During that season, right after he gave up his number 23 so that it could be retired for Bobby Nystrom, he was traded as part of the Pierre Turgeon-Kirk Muller deal (a very overlooked piece of the deal, given everyone else involved, but one reason why that trade is not nearly as bad as everyone still wants to say it was). I don’t think he even cared about the uniform number, since he was hurt at the time, as was often the case. Malakhov never broke away from that image problem after leaving Long Island. He was run out of Montreal after going skiing while out of the lineup with a knee injury. He teased every other team he played for with his talent, but never stuck for very long anywhere because he frustrated everyone he was ever around. It should have been a brilliant, maybe even Hall of Fame, career, but was sabotaged by the lack of interest by the only person who could sabotage things…Vladimir Malakhov.

And that brings me back to Kabanov. I’ve never met the kid. For all I know, the only real similarities between him and Malakhov are their homeland and the last two letters of their last names. The red flags are there, however, and the sirens are going off. Tons of talent, acknowledged by everyone who watches him play, but what looks to be a two cent head.

Either way, let’s hope the Isalnders can figure out a way to get this kid fully committed to hockey, before spending their time and money waiting for that tantalizing talent to show up on a regular basis. Otherwise, it just might be more frustration than it is worth.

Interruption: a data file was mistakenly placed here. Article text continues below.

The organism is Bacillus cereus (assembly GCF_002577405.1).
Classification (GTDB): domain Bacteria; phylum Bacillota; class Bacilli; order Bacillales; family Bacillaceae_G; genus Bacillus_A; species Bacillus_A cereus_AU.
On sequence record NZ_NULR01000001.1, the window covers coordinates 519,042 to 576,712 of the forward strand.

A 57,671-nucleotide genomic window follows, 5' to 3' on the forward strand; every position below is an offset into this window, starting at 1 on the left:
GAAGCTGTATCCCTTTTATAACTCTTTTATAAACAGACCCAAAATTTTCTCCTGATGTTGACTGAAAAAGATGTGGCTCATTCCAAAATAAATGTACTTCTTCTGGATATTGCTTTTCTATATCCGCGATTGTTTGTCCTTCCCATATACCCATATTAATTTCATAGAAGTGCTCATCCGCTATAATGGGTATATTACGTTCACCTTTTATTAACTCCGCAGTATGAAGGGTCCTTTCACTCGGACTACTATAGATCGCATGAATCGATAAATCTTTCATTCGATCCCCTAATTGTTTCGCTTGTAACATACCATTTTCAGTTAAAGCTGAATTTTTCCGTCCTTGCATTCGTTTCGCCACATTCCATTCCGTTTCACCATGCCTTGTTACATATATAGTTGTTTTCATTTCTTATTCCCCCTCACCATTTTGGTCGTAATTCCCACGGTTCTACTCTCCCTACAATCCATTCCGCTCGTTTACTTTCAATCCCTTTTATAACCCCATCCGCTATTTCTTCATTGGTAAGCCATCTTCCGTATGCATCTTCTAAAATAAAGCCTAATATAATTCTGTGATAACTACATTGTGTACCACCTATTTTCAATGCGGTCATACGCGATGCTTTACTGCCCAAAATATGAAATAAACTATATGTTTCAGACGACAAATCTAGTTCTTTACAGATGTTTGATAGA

Just like the career of Vladimir Malakhov.

Confessions of a Jet Fan

September 21st, 2010

Please don’t tell me these aren’t the Same Old Jets. Because they are.

I’ve been watching this team since I was a kid in the 70s. I can tell you where I was watching Richard Todd get intercepted by Bill Simpson in the Wild Card game. I can tell you where I was for the Mud Bowl. I can tell you where I was when Mark Gastineau was called for roughing the passer against Cleveland.

Any tried and true Jet fan in my age group can recite the same information. And that is why the events of this week around the Jets just smack of Same Old Jets.

After the season opening stinker against the Ravens, Jet fans were euphoric when Gang Green beat the hated Patriots on Sunday. But the pall around the team, despite the on field ups and down, continues to grow. Rex Ryan and the gang can be as positive as they want, but this morning’s arrest of Braylon Edwards for DUI is enough to club a Jet fan into submission.

Let’s look at what we have already this season, just two weeks into things…
–The Darrelle Revis holdout
–The fallout from the Jets’ behavior on “Hark Knocks”
–The preseason injury to Calvin Pace
–The Ines Sainz fiasco
–The season ending (and probably career ending) injury to Kris Jenkins
–The injury to Darrelle Revis
–The Edwards arrest

That is an awful lot of bad things to happen to one team before September has even come to a close. And it is starting to feel like that other shoe is about to drop. The big one this time.